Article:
Wednesday, February 14, 2007

A day of expressing love

Thanks to "Reese" who alerted me to the Catholic Blog Awards, and that this site has been nominated for a couple of awards. I had no idea! Many thanks to whomever submitted nominations. It's a tremendous honor. God is so good!

The voting is this week; all are invited to vote. Please click on the title of this post to go to the site where you can cast your vote.
The Church celebrates the memorial of Sts. Cyril and Methodius liturgically today. But, Feb. 14 is commonly celebrated as St. Valentine’s Day. The following is a brief history of Valentine’s Day as written on As you will read, there is confusion as to exactly whom St. Valentine was.

As Pope Benedict XVI has reminded us, there are many types of love; romantic love is just one. Please tell or show someone you love them today!

“A quick quiz: St. Valentine was:
a) a priest in the Roman Empire who helped persecuted Christians during the reign of Claudius II, was thrown in jail and later beheaded on Feb. 14.
b) a Catholic bishop of Terni who was beheaded, also during the reign of Claudius II.
c) someone who secretly married couples when marriage was forbidden, or suffered in Africa, or wrote letters to his jailer's daughter, and was probably beheaded.
d) all, some, or possibly none of the above.

If you guessed d), give yourself a box of chocolates. Although the mid-February holiday celebrating love and lovers remains wildly popular, the confusion over its origins led the Catholic Church, in 1969, to drop St. Valentine's Day from the Roman calendar of official, worldwide Catholic feasts. (Those highly sought-after days are reserved for saints with more clear historical record. After all, the saints are real individuals for us to imitate.) Some parishes, however, observe the feast of St. Valentine.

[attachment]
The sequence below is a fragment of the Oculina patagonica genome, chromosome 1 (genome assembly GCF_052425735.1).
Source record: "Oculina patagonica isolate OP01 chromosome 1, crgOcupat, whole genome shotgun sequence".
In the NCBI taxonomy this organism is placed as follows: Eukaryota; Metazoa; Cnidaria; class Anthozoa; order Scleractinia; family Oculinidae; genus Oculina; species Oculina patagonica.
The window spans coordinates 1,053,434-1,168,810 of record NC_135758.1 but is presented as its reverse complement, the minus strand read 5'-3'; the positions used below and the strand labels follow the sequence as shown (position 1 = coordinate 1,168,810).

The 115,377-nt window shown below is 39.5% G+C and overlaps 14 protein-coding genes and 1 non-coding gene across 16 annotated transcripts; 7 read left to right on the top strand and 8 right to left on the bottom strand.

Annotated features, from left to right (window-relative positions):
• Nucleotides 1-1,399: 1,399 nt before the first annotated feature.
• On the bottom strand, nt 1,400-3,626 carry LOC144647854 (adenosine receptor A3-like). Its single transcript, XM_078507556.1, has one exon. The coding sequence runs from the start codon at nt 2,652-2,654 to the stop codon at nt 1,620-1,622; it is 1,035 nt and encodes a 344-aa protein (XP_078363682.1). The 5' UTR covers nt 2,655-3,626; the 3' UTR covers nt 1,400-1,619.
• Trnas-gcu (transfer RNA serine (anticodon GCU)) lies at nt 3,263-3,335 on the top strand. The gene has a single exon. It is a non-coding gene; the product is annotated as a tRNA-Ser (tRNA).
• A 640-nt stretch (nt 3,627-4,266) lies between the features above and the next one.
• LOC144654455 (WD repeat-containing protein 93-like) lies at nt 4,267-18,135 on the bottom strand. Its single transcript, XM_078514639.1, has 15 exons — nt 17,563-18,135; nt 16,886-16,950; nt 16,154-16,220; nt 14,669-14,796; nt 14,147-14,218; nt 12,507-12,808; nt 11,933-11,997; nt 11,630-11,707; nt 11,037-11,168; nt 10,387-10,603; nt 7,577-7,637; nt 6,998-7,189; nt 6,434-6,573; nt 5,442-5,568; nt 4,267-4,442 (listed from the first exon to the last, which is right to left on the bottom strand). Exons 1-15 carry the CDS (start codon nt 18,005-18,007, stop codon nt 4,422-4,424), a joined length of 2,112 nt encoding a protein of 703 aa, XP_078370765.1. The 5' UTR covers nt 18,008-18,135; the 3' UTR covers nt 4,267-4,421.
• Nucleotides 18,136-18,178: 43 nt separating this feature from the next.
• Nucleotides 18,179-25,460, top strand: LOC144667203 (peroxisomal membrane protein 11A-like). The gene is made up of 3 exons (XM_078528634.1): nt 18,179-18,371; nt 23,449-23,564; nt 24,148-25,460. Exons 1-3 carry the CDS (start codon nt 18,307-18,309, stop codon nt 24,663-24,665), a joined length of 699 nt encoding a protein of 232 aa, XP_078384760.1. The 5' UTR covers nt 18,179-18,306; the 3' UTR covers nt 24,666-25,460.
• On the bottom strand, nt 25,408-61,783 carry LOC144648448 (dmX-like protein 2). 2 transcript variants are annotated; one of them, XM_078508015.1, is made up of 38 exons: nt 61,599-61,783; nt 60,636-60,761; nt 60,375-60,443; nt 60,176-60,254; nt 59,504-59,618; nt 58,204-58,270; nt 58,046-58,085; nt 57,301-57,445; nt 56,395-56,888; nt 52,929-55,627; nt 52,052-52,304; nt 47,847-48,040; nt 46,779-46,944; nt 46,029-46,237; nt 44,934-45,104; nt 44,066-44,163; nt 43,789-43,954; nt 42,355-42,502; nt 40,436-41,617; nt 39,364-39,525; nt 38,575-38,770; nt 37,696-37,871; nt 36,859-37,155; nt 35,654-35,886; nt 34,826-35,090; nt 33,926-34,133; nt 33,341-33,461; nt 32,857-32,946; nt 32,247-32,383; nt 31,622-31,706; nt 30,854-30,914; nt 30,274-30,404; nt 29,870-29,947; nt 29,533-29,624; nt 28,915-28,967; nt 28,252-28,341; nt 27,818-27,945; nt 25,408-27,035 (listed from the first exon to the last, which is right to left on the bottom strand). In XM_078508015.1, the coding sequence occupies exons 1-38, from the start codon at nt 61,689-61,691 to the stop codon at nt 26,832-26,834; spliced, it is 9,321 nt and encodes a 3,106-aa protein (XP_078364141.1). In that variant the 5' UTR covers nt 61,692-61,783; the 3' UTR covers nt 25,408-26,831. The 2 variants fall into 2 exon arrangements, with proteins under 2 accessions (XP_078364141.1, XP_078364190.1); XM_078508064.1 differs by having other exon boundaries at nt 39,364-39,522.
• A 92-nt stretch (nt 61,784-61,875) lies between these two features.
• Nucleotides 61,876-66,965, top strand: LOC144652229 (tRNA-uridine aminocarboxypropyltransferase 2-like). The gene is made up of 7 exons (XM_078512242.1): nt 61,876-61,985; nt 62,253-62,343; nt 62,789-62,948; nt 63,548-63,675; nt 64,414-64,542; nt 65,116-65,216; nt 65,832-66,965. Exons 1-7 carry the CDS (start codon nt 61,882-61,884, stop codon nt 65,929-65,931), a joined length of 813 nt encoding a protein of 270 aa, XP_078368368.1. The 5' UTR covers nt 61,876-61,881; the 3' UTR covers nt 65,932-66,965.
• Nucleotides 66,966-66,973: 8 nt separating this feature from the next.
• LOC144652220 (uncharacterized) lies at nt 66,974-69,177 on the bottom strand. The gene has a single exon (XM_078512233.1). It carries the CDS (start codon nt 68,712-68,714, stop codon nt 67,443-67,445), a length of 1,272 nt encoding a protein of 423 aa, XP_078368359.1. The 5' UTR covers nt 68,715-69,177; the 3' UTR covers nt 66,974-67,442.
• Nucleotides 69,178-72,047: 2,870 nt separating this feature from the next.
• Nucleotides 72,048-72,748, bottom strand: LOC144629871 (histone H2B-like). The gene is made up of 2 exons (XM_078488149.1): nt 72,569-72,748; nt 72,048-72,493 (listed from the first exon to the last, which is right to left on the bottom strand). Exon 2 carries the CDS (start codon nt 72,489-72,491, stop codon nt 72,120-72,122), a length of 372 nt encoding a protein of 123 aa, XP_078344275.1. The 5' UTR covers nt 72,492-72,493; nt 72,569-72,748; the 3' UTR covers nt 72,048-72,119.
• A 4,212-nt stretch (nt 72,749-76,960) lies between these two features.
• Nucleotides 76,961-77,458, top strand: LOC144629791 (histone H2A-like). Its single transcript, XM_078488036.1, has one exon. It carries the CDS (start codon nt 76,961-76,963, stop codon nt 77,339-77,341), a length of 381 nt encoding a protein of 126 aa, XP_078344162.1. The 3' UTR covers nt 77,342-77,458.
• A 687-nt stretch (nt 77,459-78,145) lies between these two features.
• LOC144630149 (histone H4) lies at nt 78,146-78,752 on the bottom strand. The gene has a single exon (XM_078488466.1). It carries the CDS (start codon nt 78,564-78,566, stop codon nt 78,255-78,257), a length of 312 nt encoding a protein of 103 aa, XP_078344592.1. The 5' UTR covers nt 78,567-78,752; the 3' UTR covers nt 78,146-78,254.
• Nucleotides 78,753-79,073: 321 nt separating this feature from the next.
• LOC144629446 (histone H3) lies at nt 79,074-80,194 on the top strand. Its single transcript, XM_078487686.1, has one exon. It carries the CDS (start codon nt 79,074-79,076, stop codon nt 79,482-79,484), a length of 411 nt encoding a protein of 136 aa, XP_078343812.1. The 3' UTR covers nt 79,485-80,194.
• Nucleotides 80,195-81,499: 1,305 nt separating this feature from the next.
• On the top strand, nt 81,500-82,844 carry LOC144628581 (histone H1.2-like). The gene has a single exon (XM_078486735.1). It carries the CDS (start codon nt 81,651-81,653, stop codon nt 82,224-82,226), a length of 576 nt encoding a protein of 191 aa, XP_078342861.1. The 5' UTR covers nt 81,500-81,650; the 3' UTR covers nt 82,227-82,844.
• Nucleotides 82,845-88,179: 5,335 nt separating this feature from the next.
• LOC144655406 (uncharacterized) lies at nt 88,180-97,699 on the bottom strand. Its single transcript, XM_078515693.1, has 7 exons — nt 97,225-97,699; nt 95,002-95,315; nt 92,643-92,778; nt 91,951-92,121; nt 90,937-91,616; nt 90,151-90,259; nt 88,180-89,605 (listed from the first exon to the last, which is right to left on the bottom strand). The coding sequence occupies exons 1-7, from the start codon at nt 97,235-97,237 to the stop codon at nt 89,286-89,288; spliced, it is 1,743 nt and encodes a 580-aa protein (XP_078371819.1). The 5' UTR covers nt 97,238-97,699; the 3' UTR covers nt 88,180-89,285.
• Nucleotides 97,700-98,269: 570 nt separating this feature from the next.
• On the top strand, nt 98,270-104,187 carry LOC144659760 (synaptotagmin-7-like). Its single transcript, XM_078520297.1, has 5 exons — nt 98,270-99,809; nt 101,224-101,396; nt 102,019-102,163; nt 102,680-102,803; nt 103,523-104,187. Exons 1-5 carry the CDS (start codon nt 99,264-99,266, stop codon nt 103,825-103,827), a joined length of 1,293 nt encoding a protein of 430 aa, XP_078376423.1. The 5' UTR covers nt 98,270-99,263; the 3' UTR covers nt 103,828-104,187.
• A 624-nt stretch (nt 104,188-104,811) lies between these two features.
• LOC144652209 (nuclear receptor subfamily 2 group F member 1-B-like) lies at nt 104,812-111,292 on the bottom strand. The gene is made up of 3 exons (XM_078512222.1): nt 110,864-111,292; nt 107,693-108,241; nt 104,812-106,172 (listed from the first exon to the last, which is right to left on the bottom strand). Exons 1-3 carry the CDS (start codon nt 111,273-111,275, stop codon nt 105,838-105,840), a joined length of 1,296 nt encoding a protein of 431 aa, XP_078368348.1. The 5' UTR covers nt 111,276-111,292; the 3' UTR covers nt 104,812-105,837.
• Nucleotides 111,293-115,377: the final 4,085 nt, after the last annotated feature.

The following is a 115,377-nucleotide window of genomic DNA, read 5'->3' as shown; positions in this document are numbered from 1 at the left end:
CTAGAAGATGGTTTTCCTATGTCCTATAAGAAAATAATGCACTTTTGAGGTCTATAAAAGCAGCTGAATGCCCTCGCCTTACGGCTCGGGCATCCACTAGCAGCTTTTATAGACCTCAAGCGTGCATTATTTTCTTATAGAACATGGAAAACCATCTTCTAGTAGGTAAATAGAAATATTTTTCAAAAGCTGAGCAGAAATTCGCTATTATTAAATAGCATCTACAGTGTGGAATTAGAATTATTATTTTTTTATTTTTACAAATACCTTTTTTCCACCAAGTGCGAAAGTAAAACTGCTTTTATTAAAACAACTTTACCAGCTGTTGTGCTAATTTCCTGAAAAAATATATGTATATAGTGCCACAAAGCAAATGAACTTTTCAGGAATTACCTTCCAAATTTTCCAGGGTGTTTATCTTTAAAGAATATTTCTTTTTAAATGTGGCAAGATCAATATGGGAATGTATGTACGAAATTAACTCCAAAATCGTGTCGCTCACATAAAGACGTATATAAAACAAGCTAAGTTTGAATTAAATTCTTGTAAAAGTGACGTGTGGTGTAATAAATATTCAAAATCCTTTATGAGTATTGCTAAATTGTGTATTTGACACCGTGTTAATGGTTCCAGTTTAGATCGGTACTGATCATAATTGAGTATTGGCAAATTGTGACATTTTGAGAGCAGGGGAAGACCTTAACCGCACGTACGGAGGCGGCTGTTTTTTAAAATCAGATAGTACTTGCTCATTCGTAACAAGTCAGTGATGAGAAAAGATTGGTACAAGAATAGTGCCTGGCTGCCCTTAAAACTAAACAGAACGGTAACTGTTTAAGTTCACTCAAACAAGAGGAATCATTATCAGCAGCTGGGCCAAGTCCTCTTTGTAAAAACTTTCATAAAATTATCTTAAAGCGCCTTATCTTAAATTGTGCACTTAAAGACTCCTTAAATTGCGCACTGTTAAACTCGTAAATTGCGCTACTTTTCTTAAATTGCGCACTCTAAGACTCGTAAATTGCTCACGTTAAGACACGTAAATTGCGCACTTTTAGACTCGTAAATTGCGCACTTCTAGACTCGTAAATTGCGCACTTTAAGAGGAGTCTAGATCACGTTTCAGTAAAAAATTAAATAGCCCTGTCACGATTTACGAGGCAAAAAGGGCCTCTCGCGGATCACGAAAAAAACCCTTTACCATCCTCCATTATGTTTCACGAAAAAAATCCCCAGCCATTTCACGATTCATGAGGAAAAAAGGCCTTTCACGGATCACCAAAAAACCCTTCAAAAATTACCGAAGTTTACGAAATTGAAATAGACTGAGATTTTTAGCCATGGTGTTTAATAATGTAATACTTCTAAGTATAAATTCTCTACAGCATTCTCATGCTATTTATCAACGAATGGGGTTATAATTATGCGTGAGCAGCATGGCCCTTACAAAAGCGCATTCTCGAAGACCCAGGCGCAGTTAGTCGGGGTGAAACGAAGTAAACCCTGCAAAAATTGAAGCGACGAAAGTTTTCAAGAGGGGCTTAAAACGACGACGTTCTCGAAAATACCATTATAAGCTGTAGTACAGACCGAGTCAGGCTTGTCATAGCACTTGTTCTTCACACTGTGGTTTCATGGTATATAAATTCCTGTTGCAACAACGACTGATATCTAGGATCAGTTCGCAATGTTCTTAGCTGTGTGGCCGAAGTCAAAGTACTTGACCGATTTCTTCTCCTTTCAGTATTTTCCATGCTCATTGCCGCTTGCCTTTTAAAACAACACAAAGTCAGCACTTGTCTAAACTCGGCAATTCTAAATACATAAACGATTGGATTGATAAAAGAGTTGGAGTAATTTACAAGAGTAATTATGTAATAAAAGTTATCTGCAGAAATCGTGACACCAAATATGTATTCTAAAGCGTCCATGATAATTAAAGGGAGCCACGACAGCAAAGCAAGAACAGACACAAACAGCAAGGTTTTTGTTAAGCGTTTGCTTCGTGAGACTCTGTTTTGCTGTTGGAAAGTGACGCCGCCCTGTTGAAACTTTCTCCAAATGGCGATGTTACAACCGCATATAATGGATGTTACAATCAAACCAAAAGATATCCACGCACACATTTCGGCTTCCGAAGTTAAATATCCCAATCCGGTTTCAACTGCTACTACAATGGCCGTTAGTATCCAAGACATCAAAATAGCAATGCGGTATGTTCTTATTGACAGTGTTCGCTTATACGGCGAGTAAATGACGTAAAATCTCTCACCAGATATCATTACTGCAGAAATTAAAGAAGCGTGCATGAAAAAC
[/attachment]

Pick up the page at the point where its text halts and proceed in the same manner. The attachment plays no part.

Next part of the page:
The roots of St. Valentine's Day lie in the ancient Roman festival of Lupercalia, which was celebrated on Feb. 15. For 800 years the Romans had dedicated this day to the god Lupercus. On Lupercalia, a young man would draw the name of a young woman in a lottery and would then keep the woman as a sexual companion for the year.

Pope Gelasius I was, understandably, less than thrilled with this custom. So he changed the lottery to have both young men and women draw the names of saints whom they would then emulate for the year (a change that no doubt disappointed a few young men). Instead of Lupercus, the patron of the feast became Valentine. For Roman men, the day continued to be an occasion to seek the affections of women, and it became a tradition to give out handwritten messages of admiration that included Valentine's name.

There was also a conventional belief in Europe during the Middle Ages that birds chose their partners in the middle of February. Thus the day was dedicated to love, and people observed it by writing love letters and sending small gifts to their beloved. Legend has it that Charles, duke of Orleans, sent the first real Valentine card to his wife in 1415, when he was imprisoned in the Tower of London. (He, however, was not beheaded, and died a half-century later of old age.)"

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